Developing Procedures for Disinfecting Frequent-touch Surfaces

Frequent touch areas include door handles or push plates, electronic devices including credit card readers and POS systems, check presenters (if used), phones, restroom doors, faucets, soap dispensers, railings, refrigerator door handles, etc. These frequently touched surfaces should be disinfected routinely throughout the day. You should have written procedures in place to assure frequent touch surfaces are being disinfected.   The information should include:  who is responsible for cleaning/disinfecting; what product is to be used and the directions for use; how often these surfaces will be disinfected; where the chemicals will be stored; and a reminder to wash hands for 20 seconds after handling the disinfectant.  If a spray bottle is used, the name of the chemical should be on the bottle along with the mixing instructions and contact time for the disinfectant to be effective.   For restroom cleaning and disinfecting, you may want to keep a log readily available to document the cleaning/disinfecting schedule.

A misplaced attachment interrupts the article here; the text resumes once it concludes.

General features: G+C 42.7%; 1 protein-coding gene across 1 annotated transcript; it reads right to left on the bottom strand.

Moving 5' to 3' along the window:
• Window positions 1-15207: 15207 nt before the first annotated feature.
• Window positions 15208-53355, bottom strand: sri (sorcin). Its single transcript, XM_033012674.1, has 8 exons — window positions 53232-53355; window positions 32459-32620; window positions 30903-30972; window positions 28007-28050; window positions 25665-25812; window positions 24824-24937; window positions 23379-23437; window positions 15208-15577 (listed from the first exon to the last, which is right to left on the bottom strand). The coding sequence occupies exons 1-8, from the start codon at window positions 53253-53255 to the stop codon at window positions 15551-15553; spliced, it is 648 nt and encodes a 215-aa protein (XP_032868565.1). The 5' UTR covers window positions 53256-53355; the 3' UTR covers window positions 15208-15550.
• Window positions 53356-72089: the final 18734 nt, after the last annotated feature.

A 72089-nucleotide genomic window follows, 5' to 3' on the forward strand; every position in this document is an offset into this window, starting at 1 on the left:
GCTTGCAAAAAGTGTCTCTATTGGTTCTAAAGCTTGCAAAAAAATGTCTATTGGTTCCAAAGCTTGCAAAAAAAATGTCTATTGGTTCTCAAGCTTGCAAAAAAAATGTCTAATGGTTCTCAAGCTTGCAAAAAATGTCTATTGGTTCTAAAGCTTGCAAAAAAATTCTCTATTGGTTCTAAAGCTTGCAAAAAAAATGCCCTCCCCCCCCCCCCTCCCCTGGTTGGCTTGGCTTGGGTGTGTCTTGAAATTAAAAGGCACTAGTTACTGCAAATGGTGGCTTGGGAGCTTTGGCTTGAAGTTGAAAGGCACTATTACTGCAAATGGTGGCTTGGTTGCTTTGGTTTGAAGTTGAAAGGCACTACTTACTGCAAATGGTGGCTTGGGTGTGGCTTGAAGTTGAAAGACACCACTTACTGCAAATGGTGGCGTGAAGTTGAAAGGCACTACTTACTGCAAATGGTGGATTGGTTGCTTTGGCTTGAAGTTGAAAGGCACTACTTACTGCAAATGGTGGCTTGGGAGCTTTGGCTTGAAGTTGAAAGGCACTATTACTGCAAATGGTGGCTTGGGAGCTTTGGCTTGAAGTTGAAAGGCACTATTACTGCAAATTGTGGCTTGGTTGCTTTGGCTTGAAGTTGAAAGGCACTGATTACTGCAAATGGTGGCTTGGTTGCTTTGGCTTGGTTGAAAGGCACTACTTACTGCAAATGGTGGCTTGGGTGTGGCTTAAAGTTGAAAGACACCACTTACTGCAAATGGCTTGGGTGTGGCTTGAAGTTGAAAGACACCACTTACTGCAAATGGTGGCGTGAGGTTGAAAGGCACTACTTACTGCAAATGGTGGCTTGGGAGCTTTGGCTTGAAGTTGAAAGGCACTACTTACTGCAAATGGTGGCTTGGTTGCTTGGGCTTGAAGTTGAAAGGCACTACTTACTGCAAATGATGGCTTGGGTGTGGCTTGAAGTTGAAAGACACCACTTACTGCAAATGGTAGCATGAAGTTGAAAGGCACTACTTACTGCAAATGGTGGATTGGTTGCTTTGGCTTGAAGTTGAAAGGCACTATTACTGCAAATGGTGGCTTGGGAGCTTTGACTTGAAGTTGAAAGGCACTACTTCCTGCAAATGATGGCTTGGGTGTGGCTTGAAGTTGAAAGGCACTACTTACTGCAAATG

There are numerous products that are effective disinfectants against the coronavirus.  See if your disinfectants are on the EPA list. 

Here is a video describing the difference between sanitizing and disinfecting:

If you use EcoLab products, the Peroxide Multi Surface Cleaner and Disinfectant and Mikro-Quat are on the EPA list of disinfectants against the coronavirus.  In addition, many of the Clorox products are on the approved list as well.  

Remember, the proper concentration and contact time for your disinfectant is required to kill the coronavirus.   Most of the disinfectants may NOT be used on food-contact surfaces.  (Make sure to refer to the manufacturer’s instructions).

Alcohol based disinfectants may be better for use on electronic devices as theyevaporate quickly. Alcohol probe wipes work well for these devices. Make sure to confirm the alcohol content is between 60-95%.

*There can be chemical interactions when chemicals are mixed that are deadly so make sure to review the Safety Data Sheets (SDS).  Call your chemical supply company if necessary.

Download the sample Procedure Here